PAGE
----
Carrie Anne Badov of EverythingMom.com shared this fun winter scavenger hunt on the Melissa & Doug blog as a reminder to keep heading outdoors, even in the colder months.
SPRING NATURE SCAVENGER HUNT
Who can resist a collector scavenger hunt in the spring? Little kids love sorting natural objects in muffin tins, like the one shown here as an Earth Day activity in the MamaPapaBubba blog.
SUMMER NATURE SCAVENGER HUNT
I love that this summer scavenger hunt by Growing Hands-On Kids shines a light on the multisensory experiences like the smell of cut grass and the taste of watermelon that mark the summer season.
Check out the full post with download here.
GRATITUDE SCAVENGER HUNT
Though this beautiful gratitude hunt by Natural Beach Living would make for meaningful family time indoors or outdoors, I love the idea of bringing this list outside to remind us of the important role nature plays in our lives. Especially during hard times, it’s refreshing to redirect our attention to all that we have to be thankful for around us.
Check out the full post here.
NATURE SCAVENGER HUNT APPS
As you might have noticed, scavenger hunts can serve many purposes and be created in many forms. If you’re struggling to separate kids from their devices to get outside, you might be interested in one of these apps which gamify kids’ outdoor experiences.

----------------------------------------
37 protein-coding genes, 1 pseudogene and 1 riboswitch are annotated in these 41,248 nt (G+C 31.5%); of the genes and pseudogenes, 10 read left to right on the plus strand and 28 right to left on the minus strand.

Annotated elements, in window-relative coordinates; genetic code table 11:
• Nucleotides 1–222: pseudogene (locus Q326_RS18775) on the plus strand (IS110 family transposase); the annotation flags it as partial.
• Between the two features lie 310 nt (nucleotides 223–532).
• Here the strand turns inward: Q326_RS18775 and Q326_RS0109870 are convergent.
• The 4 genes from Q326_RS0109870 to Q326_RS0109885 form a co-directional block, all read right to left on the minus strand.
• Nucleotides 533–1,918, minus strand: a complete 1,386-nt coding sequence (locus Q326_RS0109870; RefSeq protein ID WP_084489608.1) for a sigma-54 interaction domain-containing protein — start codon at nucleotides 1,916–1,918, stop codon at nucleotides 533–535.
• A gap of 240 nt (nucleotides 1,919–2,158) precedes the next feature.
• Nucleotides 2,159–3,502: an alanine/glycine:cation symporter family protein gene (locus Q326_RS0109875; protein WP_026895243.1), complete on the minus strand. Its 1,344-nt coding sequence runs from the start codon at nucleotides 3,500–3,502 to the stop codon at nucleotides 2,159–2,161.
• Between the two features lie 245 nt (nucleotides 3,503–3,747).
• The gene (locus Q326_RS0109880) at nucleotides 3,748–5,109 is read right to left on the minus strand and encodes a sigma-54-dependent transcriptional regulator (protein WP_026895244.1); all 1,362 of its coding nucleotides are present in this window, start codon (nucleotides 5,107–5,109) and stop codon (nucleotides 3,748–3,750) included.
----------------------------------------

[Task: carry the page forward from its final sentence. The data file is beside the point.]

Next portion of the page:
SEEK BY INATURALIST
Created by the iNaturalist team, a joint initiative of the California Academy of Sciences and the National Geographic Society, Seek uses a combination of AI and citizen science to identify plants, animals, and fungi through your phone in real-time. The app is gamified so kids can earn badges and advance to different levels as they identify more species and complete the Backyard Challenge, Citizen Science Challenge, and Biodiversity Challenge, and many more.
AGENTS OF DISCOVERY
This augmented reality geo-triggered app is designed to get families outside and engaged in the natural world. Players become secret agents working to solve mysteries of science, culture, and nature. Challenges near us range from Smokey the Bear asking for help protecting lands from preventable human-caused fires to discovering new and exciting facts about the Don Edwards National Wildlife Refuge along San Francisco Bay. Side note: browsing the challenges also gives parents some new ideas for educational outings in nature near home!